Guest Contributor: Ben Alper
We founded The Exposure Project in the Fall of 2005 with a variety of aims in mind: to create an accessible forum for early-career photographers looking to showcase their work, generate a collaborative and reciprocal community-based environment and, ultimately, to broaden the dissemination of this work through a diversity of presentational channels. It has always been our belief that artistic camaraderie is an invaluable resource that furthers, not only the work of the individual involved, but also more broadly the discourse surrounding the state of contemporary photography. In the 4 ½ years since we formed, The Exposure Project has accented work in group exhibitions, yearly, self-published books, showcases through our website and blog and, most recently, with a collaborative online project entitled Graphic Intersections—which in many ways has been the most refreshing and experimental effort that we’ve facilitated.
Loosely based on the old Surrealist and Dadaist game The Exquisite Corpse, Graphic Intersections sets out to unite disparate artists in an interconnected photographic relay of images inspired by one another. We conceived of the project as a way to catalyze a system of response entirely rooted in unmediated visual reaction. In an age where imagery is so often arbitrated by language, we were interested in stripping all of that away and fostering a freer, more intuitive photographic experience. Each image in the sequence was directly influenced by the one preceding it. The participating photographers were given no contextual information about the image they were responding to, nor did know who had made it. All that remained was the artist’s own visual, emotional, intellectual or philosophical response to the photograph in front of them. This process continued until 20 unique images had been completed. Ultimately, Graphic Intersections was envisioned to propagate chance, or as the Surrealist’s put it, exploit “the mystique of accident”.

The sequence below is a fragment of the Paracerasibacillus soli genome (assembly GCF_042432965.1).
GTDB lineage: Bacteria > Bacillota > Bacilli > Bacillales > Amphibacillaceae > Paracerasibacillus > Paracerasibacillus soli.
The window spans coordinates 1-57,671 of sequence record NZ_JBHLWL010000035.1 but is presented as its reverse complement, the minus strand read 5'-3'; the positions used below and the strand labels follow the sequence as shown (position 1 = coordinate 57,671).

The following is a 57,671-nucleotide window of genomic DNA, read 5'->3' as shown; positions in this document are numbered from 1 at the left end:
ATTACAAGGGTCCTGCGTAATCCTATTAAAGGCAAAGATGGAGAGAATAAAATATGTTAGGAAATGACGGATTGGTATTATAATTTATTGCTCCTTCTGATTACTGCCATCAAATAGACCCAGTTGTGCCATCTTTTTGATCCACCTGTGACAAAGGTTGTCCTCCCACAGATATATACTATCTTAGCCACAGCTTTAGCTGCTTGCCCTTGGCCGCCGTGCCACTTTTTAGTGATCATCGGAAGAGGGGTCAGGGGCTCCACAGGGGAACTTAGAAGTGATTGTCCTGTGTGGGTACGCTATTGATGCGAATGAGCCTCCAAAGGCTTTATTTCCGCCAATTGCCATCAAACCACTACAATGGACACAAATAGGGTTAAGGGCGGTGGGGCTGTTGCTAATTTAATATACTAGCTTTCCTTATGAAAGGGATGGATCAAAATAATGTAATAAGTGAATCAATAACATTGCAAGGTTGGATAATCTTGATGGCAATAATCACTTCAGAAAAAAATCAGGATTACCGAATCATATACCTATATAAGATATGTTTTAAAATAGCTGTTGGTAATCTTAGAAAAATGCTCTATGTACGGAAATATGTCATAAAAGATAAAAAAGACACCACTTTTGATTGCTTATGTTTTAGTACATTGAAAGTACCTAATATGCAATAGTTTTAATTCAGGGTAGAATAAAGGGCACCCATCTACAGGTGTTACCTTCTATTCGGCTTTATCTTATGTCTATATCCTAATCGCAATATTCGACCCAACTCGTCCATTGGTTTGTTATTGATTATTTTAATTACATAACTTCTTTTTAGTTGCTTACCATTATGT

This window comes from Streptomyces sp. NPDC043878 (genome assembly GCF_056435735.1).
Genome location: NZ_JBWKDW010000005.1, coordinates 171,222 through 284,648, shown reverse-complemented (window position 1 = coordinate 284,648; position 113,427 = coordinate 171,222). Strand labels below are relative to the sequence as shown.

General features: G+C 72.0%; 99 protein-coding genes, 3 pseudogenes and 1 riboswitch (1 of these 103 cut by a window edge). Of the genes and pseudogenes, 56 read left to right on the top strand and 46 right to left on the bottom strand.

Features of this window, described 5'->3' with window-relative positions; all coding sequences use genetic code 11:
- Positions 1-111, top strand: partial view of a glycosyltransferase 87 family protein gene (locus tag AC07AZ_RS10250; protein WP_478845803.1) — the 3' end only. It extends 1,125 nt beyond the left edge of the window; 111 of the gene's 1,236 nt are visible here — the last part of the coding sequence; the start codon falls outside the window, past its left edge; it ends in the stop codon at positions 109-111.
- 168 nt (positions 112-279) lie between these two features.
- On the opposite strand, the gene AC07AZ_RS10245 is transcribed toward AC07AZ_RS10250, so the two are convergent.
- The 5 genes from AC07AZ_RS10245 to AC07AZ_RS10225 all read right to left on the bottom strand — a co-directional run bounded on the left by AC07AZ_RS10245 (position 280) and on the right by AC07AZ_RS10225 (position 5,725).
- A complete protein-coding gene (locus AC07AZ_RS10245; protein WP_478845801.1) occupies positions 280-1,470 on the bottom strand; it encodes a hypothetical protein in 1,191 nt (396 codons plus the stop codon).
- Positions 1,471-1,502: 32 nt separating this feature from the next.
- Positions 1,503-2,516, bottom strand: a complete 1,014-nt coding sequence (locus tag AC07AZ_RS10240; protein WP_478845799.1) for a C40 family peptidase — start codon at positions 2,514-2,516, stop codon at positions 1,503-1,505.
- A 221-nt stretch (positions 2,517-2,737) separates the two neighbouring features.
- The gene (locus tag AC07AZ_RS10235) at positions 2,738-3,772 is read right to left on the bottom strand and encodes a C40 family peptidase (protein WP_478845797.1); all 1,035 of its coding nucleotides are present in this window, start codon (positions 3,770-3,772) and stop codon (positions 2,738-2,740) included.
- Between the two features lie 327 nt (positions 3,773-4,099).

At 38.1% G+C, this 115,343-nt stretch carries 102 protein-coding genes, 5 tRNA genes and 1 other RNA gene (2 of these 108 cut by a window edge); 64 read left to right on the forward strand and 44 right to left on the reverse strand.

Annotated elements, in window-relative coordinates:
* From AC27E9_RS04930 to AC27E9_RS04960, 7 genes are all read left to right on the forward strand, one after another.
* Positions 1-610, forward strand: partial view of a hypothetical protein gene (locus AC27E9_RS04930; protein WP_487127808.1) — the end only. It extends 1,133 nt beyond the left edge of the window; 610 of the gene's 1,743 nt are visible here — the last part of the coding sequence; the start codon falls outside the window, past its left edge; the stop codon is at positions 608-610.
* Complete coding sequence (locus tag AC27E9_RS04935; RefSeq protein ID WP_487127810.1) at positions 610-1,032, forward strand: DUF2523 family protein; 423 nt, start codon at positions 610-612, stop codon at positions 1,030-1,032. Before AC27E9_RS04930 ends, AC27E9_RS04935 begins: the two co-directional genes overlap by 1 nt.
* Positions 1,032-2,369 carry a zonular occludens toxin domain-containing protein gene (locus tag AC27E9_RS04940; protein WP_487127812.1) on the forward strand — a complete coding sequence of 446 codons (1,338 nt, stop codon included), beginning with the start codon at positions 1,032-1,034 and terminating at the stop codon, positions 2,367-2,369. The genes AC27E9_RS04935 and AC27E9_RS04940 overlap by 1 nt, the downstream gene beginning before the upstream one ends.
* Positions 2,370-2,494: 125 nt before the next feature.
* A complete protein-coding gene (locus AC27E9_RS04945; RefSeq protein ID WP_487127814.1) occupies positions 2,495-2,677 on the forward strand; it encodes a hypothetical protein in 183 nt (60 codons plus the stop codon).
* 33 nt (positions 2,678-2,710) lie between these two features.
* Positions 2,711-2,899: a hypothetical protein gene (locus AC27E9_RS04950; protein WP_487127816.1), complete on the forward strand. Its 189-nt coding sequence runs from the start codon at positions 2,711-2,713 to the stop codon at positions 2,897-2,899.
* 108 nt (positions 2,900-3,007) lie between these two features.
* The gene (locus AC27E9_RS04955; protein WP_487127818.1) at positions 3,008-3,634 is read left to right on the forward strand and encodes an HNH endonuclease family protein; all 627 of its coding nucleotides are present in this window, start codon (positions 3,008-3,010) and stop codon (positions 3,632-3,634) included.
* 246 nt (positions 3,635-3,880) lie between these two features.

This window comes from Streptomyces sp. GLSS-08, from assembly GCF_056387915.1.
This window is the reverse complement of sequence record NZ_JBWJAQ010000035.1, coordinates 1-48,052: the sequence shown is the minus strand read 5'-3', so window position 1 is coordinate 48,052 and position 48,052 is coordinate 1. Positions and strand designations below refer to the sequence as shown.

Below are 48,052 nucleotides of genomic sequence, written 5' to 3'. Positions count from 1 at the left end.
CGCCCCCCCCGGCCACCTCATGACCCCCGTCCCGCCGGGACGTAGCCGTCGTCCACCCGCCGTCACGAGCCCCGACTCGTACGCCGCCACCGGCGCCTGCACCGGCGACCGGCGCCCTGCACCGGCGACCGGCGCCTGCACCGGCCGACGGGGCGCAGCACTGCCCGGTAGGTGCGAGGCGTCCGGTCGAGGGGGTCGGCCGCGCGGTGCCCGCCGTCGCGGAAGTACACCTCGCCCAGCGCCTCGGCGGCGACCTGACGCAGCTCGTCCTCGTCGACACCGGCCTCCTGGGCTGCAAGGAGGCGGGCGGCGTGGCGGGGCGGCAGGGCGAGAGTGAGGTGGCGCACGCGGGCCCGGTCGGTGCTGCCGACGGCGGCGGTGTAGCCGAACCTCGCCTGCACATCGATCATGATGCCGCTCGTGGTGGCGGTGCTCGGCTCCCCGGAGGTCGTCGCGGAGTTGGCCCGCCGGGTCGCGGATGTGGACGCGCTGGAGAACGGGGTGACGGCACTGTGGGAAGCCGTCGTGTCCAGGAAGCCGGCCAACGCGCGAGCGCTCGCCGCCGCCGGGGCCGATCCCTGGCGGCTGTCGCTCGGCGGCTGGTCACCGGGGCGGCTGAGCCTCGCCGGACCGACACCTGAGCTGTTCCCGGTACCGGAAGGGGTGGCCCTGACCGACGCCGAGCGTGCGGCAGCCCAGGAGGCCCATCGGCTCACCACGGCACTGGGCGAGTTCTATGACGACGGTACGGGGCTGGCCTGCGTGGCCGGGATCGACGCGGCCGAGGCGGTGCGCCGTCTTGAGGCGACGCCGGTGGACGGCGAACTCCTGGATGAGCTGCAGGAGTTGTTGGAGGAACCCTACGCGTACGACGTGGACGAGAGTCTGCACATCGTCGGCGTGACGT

Below is an excerpt from the first Graphic Intersections sequence in the order it appeared. You can see the selection for Graphic Intersections v.02 here.